Check the oil temp. by dropping a tiny piece of dough, if it gets all the bubbles around it and goes to bottom & come back to the top quickly means oil is ready(sorry no oil thermometer in Indian kitchen, but this trick works like a charm). If it stays at the bottom it's not hot enough. If the piece of dough gets too brown very quickly means oil is little too hot U might wanna turn the gas off for few minutes.

Once the oil is ready drop rolled disc one by one into the hot oil (do not over crowd them in oil bath) & deep fry them till they are light brown in color, turn them & let other side also get cook & get the light brown color. DO NOT FRY ON HIGH HEAT, as that will make outside to cook quickly & inside will remain still soft.

While first batch is frying roll the second batch & so on. Repeat the process till U are finished with the dough.

Once they are completely cool store them in air tight container, preferably not transparent type. WHY ? because otherwise they will be gone in a day :-) everyone likes to munch on these before after & in between meals.

NOTES : If U are not comfortable rolling & frying side by side, in that case either call your husband to do the frying part OR otherwise roll all the disc/mathis first and keep them covered away from gas & fry them in batches.

VARIATIONS : I usually make two batches, the one given above. Other one is with extra virgin olive oil instead of ghee and with few more spices : coarsely crushed black peppers + dry methi leaves crushed(Kasuri methi)  + garam masala. If U prefer you can put whole black peppers, that's what normally Punjabi mathis have but my kids will take that black stuff out from each mathi they eat so I started to put coarsely crushed & they don't mind that at all.

To get the perfect rounds U can also roll one big disc & then cut small circles out of it using cookie cutter or just right size(1.5-2 inch) cap of some bottle etc. but I like the organic look of rough edges. Instead of making round mathis if U want you can make them into diamond shape known as nimki in some parts of India or long strips which are called namakpare(common in Delhi) or sankhein (i heard this term after my marriage from my MIL who lived in Rajasthan after her marriage). For these make one big disc & then cut them into strips & further into small around 2-3inch pieces(picture above will give you more clear idea).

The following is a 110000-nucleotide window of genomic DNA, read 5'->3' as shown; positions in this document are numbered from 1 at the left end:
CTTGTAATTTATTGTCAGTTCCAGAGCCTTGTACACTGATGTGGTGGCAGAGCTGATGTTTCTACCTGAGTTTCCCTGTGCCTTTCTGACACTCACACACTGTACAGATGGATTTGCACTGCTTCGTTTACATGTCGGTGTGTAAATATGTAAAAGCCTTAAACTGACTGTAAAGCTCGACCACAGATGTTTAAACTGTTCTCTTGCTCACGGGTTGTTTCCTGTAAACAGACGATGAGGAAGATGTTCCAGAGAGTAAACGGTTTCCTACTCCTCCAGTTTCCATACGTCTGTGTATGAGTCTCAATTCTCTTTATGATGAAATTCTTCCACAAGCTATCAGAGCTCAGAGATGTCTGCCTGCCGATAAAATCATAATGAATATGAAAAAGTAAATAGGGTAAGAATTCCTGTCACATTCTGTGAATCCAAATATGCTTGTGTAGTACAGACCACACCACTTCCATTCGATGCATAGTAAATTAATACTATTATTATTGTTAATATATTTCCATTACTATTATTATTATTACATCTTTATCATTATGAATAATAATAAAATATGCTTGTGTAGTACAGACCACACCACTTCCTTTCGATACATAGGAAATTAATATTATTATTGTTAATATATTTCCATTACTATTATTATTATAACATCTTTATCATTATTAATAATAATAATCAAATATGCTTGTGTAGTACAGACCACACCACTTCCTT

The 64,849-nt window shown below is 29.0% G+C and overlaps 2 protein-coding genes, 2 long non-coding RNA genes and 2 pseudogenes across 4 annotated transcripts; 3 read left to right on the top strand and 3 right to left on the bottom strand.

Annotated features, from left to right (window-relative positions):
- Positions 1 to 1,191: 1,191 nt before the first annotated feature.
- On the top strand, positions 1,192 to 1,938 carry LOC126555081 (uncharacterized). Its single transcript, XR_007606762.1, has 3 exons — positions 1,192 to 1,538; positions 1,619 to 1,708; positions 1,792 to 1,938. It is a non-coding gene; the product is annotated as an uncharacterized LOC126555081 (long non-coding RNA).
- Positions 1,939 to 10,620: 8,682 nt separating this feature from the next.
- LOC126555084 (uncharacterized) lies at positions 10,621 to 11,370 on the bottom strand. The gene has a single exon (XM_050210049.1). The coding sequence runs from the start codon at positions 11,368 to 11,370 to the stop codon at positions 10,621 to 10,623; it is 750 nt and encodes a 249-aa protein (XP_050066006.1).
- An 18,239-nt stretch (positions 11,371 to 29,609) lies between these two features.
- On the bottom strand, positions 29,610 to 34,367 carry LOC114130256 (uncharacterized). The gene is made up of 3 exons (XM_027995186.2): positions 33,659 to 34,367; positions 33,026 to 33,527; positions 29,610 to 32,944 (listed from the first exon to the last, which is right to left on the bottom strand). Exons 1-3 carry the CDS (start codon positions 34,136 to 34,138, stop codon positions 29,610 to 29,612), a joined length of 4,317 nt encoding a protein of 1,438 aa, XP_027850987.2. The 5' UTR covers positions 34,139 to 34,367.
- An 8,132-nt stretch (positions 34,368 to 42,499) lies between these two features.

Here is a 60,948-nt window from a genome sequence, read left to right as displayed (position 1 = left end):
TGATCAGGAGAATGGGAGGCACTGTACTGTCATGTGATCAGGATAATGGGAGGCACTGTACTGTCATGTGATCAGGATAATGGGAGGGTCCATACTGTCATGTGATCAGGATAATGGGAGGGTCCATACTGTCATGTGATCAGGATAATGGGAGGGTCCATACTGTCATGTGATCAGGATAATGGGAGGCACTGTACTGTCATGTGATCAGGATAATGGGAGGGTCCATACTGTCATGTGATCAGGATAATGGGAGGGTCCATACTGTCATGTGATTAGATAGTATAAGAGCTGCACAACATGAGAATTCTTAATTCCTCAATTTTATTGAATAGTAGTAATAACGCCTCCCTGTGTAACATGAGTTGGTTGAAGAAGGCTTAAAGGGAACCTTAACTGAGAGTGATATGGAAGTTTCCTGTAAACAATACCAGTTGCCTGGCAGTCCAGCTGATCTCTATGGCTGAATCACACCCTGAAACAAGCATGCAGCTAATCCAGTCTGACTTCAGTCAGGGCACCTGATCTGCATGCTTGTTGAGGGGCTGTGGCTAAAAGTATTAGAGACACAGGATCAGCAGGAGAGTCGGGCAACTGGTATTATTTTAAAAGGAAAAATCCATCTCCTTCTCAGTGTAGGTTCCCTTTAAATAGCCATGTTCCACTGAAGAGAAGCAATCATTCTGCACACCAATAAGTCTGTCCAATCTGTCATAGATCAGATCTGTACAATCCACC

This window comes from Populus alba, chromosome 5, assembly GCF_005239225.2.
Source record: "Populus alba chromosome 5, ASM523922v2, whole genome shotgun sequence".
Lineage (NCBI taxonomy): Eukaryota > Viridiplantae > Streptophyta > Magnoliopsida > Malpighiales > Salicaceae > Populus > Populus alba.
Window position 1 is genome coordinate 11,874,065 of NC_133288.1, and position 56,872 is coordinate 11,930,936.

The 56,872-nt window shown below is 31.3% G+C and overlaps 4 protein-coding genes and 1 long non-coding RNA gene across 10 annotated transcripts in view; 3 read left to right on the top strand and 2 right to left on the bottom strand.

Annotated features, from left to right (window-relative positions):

Enjoy them as is or with a hot cup of tea. Make an extra batch, pack in a nice box & take with you, next time you visit your family or friends.

21 comments:

Reva said...

Lovely crunchy snack... The pictorial tutorial is awesome.. right for this festive season..:)
Reva

Priya said...

Wow they looks super crunchy and crispy,thanks for sharing..

Prathibha said...

They look superb n yumm,....

Rita said...

Love your turorial; have never heard of this but very interested. Thank you again and studying your lovely book.
Rita

alpana said...

Gosh!!!!!!!!!! U are making me drool over these matthis.......matthis with achaar in this rainy season.....heaven. I'll probably have to spend more time in the kitchen now making these beauties.

Anu said...

looks nice and crunchy
http://hotpotmeal.blogspot.com

Spice said...

Thanks everyone, Alpana, yes these were suppose to appear on this blog with achar masala only but my cameras battery died & was too lazy to charge it so just posted with Pics I had taken while making them.

notyet100 said...

Thanks fornthe detailed pictorial,..:) happy festival,,,

Muskaan at A2Z Healthy Vegetarian Cuisine said...

Have to try this out soon...looks addictive and perfect with a hot cup of tea.

Muskaan

Priya (Yallapantula) Mitharwal said...

wow, they look amazing, superb !!!

Krithi's Kitchen said...

Super addictive munchie... Love the step-by-step pics..
Krithi's Kitchen
Event: Serve It - Festival Potluck

Tina said...

delicious...

Nisha said...

Bookmarked your recipe.

Jay said...

so totally impressive snack...sounds yumm combo with festival sweets...;P
you are welcome in my space too..
Tasty Appetite

Sushma Mallya said...

wow they have come out so crispy and yummy!

julie said...

Crispy fried Mattis.. Looks perfectly done!!

Mary said...

These sound delicious. This is my first visit to your blog and I've spent some extra time browsing through your earlier posts. I'm so glad I did that. You have created a great spot for your readers to visit and I really enjoyed the time I spent here. I'll definitely be back. I hope you have a great day. Blessings...Mary

M G said...

Thank you!! This is very detailed and love the way you explained every steps esp with the pictures. I have to subscribe to your blog now.! :)

Harjinder said...

Mmmm deliciously crispy. Thank you for sharing will continue to make some more.

JASSI PREMI said...

Lovely. Anytime snacks

sharan said...

Can we buy Mathis online ? Thanks